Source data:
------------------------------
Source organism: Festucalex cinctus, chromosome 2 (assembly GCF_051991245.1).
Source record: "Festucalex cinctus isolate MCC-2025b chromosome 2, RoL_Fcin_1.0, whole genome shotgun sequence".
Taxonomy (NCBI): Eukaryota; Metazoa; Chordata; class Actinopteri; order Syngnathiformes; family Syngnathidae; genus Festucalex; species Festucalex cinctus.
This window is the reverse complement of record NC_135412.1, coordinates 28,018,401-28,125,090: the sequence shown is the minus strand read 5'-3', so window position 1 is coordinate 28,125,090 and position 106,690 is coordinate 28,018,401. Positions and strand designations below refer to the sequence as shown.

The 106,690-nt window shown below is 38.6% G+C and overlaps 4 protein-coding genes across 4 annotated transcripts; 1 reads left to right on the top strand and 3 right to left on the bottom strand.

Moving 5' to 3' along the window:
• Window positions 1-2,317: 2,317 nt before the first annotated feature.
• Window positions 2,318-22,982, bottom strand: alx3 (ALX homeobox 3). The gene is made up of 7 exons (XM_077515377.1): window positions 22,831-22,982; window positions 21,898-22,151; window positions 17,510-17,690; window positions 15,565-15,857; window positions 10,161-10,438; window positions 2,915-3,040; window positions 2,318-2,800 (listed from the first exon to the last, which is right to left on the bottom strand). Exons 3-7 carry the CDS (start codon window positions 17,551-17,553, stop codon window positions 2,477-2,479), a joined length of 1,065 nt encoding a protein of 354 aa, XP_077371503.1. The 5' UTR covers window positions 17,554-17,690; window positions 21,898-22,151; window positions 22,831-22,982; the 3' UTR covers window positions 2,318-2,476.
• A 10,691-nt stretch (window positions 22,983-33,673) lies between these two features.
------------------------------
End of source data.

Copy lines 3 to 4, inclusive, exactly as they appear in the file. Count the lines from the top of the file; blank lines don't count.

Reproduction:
Taxonomy (NCBI): Eukaryota; Metazoa; Chordata; class Actinopteri; order Syngnathiformes; family Syngnathidae; genus Festucalex; species Festucalex cinctus.
This window is the reverse complement of record NC_135412.1, coordinates 28,018,401-28,125,090: the sequence shown is the minus strand read 5'-3', so window position 1 is coordinate 28,125,090 and position 106,690 is coordinate 28,018,401. Positions and strand designations below refer to the sequence as shown.